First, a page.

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Wild Green

Former Utne Reader senior editor Keith Goetzman on environmental issues from climate change to composting.


How Bees Find a New Home

 by Keith Goetzman


Tags: bees, wildlife, biology, insects, environment, Northern Woodlands, Keith Goetzman,

Bees

How do honeybees find a new home? In the same way they do most everything: Through a highly regimented, hierarchical yet democratic process—with dancing!

Yes, a variation on the “waggle dance” that scout bees use to communicate food finds is also employed when bees go real estate shopping, writes biologist, professor, and bee watcher par excellence Thomas D. Seeley in “Honeybee House Hunting” in Northern Woodlands magazine. A “search committee” is also involved, reports Seeley, as well as a lobbying and voting process that looks a lot like a political race. Once a scout has found a house site, she recruits supporters among fellow scouts and uses a waggle dance to tell them where it is, so they can take their own home tours. Meanwhile, writes Seeley,

Other scouts that have found other potential nesting sites will be vigorously advertising their proposals as well, so the uncommitted scouts are being actively recruited to various camps. All this makes the surface of the swarm look at first like a riotous dance party, but eventually the scouts choose a winner.

They do so in a most ingenious way. It works much like a political election, for there are multiple candidates (nest sites), competing advertisements for the different candidates (waggle dances), individuals who are committed to one or another candidate (scouts supporting a site), and a pool of undecided voters (scouts not yet committed to a site). At times, supporters for a site can become apathetic and rejoin the pool of undecided voters. The election’s outcome is biased strongly in favor of the best site because this site’s supporters produce the strongest dance advertisements and thus gain supporters the most rapidly, and because the best site’s supporters will revert to neutral-voter status the most slowly. Ultimately, the bees supporting one of the sites build up a large majority and return to the swarm cluster to initiate the swarm’s move.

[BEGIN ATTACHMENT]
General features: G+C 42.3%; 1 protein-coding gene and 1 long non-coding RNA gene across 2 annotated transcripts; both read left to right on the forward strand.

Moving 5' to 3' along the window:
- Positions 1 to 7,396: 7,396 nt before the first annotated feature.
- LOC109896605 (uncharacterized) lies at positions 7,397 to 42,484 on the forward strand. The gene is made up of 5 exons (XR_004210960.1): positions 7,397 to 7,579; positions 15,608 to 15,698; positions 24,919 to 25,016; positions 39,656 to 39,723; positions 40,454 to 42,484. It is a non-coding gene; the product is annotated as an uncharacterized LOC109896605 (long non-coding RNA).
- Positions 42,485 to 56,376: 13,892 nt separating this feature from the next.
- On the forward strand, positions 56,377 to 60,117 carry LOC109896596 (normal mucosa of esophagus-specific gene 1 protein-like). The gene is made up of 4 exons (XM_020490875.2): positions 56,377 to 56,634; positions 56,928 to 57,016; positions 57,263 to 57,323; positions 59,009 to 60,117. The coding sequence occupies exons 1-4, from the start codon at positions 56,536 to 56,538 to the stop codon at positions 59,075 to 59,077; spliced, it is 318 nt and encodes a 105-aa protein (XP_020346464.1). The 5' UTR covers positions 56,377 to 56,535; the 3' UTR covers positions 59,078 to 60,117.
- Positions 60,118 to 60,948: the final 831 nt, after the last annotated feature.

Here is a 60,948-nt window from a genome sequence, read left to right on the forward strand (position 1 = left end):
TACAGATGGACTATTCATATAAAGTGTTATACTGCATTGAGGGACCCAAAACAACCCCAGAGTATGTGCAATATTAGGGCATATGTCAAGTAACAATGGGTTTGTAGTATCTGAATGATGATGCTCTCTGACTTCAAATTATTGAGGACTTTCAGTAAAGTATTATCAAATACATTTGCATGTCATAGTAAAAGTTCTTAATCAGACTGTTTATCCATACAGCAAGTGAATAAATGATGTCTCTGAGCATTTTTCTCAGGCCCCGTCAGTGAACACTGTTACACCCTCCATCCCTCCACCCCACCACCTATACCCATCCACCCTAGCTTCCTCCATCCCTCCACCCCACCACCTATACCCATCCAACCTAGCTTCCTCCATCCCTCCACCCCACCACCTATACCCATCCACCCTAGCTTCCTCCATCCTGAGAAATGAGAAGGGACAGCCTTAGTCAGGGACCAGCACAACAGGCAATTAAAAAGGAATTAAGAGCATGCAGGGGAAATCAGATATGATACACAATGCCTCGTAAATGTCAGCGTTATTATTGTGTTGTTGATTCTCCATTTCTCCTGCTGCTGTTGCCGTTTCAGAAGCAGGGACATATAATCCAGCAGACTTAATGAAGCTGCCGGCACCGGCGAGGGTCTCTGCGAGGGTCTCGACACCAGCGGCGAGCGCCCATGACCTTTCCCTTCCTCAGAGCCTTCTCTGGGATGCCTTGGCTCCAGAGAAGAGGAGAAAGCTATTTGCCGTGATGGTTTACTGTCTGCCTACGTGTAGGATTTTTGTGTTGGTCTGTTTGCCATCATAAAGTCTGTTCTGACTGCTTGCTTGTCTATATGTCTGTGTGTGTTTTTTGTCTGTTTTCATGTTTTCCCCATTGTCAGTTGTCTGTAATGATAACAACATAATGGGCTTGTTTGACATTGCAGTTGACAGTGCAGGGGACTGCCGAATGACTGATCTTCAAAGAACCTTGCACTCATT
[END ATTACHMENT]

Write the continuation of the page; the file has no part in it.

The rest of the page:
Seeley, who in his recent book Honeybee Democracy further draws out the political metaphor, clearly brings scientific cred to the table: He’s been studying bees for more than 35 years, having gone so far as to take swarms and nest boxes to a treeless island off the Maine coast to divine their home-shopping behavior. But he also is a highly readable science author who is not above admitting to a bit of wonder when the swarm finally takes to the air:

How a swarm of bees steers itself to its new home is an almost mind-boggling puzzle. Somehow, a school bus sized cloud of some ten thousand bees manages to sweep straight from bivouac site to new dwelling place. The path of its flight can stretch for miles, traversing fields and forests, hilltops and valleys, and swamps and lakes. Perhaps most amazing, the airborne colony pilots itself over the countryside to one specific point in the landscape: a single knothole in one particular tree in a certain patch of forest. …

Eventually the swarm comes to a graceful stop at its new home, whereupon the scouts alight at the entrance and release a chemical signal from a gland in the abdomen to pinpoint the swarm’s final destination. Soon the other bees will begin blanketing the tree trunk around the nest entrance. A few minutes later, the queen will join them and slip inside without fanfare, and within another 10 minutes, all the bees will be safe inside their new home.

Source: Northern Woodlands, Honeybee Democracy 

Image by me’nthedogs, licensed under Creative Commons.